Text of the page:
It sounds so miserably condescending to remind anyone wringing their hands about inadequate public sanitation or housing conditions in cities in the Global South, that London and New York City weren’t particularly safe or healthy places earlier in their development either (albeit in the 19th century). And, despite remarkable progress and dramatically improved outcomes, these cities aren’t without abiding challenges, still. I know: I live in one of them, where the percentage of the city’s children living in poverty continues to rise, presently at 25 %, and disproportionately higher for households headed by immigrants or people of colour. Obviously the comparison is severely limited, as there are gross systemic inequities in how capital has been historically distributed, and access to ‘progress’ and ‘development’ has and continues to seriously limit urban development in the global south. But that is changing. Recall how cellular technology leap frogged over analog systems, resulting in a staggering proportion of the global south with access to smart phones. The larger point is that we need national, state and local policies and leadership that throw down any sentimental fantasy that urban migration is a bad thing, and instead ‘get with the program’ and plan and design cities to harness the knowledge and skills newcomers bring to their new urban homes.
Community-based planning at the Hope Summit, Brownsville, Brooklyn
Informal settlements (favelas, slums) that characterize the receiving cities of the global south show the patterns of self-organization that are the hallmarks of living cities: improvisation, inter-dependency, informal and more formalized systems of sharing. As Saunders’ stories make clear, slum and shack dwellers know best the solutions they need to improve the functioning of their communities and their integration with the larger urban economy. As mentioned, new technologies continue to accelerate the economic integration process, much faster than the public health innovations that finally humanized a soot and cholera-riven city of London in the 1860s.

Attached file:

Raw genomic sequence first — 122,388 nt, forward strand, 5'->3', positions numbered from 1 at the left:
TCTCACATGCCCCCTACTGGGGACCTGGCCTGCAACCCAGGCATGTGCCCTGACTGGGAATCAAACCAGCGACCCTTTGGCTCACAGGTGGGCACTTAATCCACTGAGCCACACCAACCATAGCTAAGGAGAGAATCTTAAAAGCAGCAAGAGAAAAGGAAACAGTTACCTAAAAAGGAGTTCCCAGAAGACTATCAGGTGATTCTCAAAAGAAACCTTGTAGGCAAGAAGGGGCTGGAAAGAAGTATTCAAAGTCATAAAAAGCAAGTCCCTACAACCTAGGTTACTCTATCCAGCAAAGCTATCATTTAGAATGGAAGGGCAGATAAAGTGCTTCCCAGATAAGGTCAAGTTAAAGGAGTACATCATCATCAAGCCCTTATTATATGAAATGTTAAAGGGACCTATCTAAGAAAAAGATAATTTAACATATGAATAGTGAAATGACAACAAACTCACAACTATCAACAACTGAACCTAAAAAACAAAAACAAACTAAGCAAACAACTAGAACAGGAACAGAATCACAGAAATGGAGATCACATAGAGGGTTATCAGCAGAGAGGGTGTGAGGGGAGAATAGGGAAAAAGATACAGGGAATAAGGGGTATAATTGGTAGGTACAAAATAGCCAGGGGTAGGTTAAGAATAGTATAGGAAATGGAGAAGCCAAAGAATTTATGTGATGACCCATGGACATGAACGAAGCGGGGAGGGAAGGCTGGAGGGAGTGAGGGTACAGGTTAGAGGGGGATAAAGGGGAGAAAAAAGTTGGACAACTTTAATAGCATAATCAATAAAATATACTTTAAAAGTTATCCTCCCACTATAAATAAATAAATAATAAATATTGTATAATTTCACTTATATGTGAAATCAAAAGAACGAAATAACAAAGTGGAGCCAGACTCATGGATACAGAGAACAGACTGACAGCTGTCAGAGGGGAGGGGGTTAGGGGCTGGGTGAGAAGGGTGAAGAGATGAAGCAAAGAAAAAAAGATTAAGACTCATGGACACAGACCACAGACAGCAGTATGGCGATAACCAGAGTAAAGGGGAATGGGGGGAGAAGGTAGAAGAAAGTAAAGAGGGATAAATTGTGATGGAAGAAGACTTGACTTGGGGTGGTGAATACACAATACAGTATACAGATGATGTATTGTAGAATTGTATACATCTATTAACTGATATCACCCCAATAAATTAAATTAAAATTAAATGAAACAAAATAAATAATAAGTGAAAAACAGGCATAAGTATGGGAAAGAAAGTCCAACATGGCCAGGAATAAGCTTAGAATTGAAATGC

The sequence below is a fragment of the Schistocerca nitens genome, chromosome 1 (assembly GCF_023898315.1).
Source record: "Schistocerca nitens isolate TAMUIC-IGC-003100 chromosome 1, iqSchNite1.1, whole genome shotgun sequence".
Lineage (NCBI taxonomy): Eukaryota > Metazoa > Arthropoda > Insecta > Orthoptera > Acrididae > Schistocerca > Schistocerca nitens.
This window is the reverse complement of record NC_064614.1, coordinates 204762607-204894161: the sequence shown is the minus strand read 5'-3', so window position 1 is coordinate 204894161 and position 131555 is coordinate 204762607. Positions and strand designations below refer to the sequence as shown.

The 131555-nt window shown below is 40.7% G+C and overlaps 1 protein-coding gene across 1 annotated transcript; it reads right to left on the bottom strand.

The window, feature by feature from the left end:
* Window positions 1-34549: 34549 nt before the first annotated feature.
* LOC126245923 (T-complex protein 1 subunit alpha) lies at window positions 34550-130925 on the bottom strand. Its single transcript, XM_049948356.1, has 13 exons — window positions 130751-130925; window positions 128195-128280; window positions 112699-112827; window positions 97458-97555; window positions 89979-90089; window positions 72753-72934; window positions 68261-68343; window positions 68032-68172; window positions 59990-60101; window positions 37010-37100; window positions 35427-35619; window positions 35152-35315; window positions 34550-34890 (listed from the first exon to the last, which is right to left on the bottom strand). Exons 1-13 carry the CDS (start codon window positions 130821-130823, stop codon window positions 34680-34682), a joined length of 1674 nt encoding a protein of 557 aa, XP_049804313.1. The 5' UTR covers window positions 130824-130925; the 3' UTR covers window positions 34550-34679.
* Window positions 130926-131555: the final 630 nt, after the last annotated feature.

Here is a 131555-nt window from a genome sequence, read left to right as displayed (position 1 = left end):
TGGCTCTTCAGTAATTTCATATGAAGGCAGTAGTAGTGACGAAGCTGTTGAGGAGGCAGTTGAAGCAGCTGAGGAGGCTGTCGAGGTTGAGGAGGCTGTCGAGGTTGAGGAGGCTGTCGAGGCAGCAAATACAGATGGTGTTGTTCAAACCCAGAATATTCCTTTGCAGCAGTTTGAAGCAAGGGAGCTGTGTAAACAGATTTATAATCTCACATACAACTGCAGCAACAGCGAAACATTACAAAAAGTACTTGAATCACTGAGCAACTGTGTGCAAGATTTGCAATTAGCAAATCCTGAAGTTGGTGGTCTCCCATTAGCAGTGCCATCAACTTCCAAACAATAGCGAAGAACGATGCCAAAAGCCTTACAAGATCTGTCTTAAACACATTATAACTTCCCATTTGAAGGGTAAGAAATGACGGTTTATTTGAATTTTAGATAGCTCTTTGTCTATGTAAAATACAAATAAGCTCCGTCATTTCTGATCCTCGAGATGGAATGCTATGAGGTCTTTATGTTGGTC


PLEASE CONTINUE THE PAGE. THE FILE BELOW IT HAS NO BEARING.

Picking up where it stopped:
Newcomer neighborhoods have the potential to be the most dynamic places in any growing city, whether located north or south. Social networks make entrepreneurship possible, selling goods and services, informally, to neighbors.
Street fairs, craft markets: over time those businesses and activities can grow, attracting people from outside the area to a new ‘destination’. But urban planning, public policies (at all levels) and financial sector lending practices can either inhibit or enable their growth and development. Similarly, across North America and Europe public housing development patterns have often relegated newcomers to poorly designed and managed high rise developments, isolating them from the keys to economic and social integration including transit, public space, and access to local skills training and investment capital. No doubt contributors to CBBC will augment Saunders’ points that governments, and their city building partners, need to get way more intentional and imaginative in how newcomers are initially housed and what infrastructure supports (both hard and soft) make for sound investments.
Arrival cities and the eloquence of human resilience
Perhaps the most important point of this book, and the exercise of this book club, to remind us to watch carefully what actually happens in the arrival city. People come, as they always have, and now in greater numbers, to cities with an expectation that their lives and those of their families will be more productive, have more meaning and fulfillment. Despite the extraordinary success of the world’s cities an engines of wealth creation, guarantors of civil rights, and generators of stunning creative expression, beauty and excellence of all kinds, there are still naysayers, in both hemispheres and all continents (well, six) who doubt the capacity of cities to successfully absorb people, fearing some sort of urban cataclysm.
Arrival City speaks so eloquently to the resilience of the human race, not only as individuals, but as a collective, and to the resilience of what is arguable our greatest achievement: cities. We are a communal species, thankfully, and our future rests with each other, and our collective capacity to understand what kind of problem a city is, and continue to build better. Because a city is never done. Cities enable people. Cities enable hope. Welcome to the City Builder Book Club Volume 2: Arrival City.